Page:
A number of factors can influence the welfare of laboratory animals, such as an injection, taking blood samples, operations or illnesses.
New surroundings, lack of access to food or water and loud noises can also affect an animal's welfare. The nature and degree of the animal's 'discomfort' can therefore vary widely.
Categories of discomfort
The Experiments on Animals Act divides the level of discomfort experienced by laboratory animals into categories. This makes it easier to communicate with colleagues, other institutions and society about welfare and the negative effects on welfare.
- the procedures are exclusively conducted under general anaesthesia, the animal will not regain consciousness and will be euthanised
- no significant impediment of the animal's well-being or general condition
- or: short-term mild form of pain, suffering or distress
- moderate impairment of the animal's well-being or general condition
- or: long-lasting mild pain, suffering or distress
- or: short-term moderate pain, suffering or distress
- severe impairment of the animal's well-being or general condition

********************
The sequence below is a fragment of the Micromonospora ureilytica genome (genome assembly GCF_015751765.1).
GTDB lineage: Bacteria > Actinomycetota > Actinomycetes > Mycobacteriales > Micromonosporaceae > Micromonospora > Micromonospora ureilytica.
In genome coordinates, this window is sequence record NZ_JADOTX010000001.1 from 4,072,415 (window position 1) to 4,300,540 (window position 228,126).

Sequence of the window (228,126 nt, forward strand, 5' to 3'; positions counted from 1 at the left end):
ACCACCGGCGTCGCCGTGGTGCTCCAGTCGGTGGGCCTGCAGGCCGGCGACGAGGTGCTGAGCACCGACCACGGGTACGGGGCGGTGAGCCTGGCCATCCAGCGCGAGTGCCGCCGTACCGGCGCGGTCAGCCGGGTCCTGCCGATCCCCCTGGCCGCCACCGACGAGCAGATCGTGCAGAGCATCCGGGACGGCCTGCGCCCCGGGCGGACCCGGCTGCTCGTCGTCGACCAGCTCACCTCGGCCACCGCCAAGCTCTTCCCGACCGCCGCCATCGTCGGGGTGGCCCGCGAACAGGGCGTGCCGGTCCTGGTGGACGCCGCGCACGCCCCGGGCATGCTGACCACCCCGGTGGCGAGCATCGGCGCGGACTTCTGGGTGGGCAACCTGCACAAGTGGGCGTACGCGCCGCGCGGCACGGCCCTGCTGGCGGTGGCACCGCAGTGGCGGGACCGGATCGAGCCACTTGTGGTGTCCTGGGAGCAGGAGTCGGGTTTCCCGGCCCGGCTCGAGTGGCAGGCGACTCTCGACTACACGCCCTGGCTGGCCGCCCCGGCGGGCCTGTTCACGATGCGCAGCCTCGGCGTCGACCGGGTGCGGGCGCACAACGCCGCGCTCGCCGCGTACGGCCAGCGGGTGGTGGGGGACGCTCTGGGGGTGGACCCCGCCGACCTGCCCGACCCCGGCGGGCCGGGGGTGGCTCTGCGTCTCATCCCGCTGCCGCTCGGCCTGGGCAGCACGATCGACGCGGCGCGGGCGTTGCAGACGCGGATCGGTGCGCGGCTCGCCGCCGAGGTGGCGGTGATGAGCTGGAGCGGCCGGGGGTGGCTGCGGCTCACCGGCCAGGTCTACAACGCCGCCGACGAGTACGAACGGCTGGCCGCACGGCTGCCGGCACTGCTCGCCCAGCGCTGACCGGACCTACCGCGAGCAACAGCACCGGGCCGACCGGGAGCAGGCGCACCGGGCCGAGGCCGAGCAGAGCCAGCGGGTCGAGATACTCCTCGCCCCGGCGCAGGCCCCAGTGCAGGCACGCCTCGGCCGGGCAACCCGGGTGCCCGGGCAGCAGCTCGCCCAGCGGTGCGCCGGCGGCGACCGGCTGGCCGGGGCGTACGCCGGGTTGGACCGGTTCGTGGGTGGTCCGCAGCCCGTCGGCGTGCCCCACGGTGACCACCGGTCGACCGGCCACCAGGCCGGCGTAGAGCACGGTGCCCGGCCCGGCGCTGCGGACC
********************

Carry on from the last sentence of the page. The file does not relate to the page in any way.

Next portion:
- or: severe pain, suffering or distress
- or: long-lasting moderate pain, suffering or distress
Know your animals
When estimating the level of discomfort experienced by laboratory animals, it is essential to have knowledge of the animal species and race. For example, ask the following questions about the animal:
- Where does this animal species live in its natural habitat?
- Which behaviour will it perform in that habitat?
- How does this behaviour relate to the behavioural possibilities in the animal's accommodations during the experiment?
- What is known in the literature regarding the impact of the procedure on this animal species?
- Can one assume that the animal is experiencing pain or discomfort? Use the analogy principle: if the procedure would cause pain in humans, then it is very likely that the procedure would cause pain in an animal with the similar biological structures.
Prevention and relief of discomfort
It is important to prevent discomfort and offer pain relief. Think in advance about the way in which you will do this in your animal experiments. The Designated Veterinarian of your animal facility can offer advice.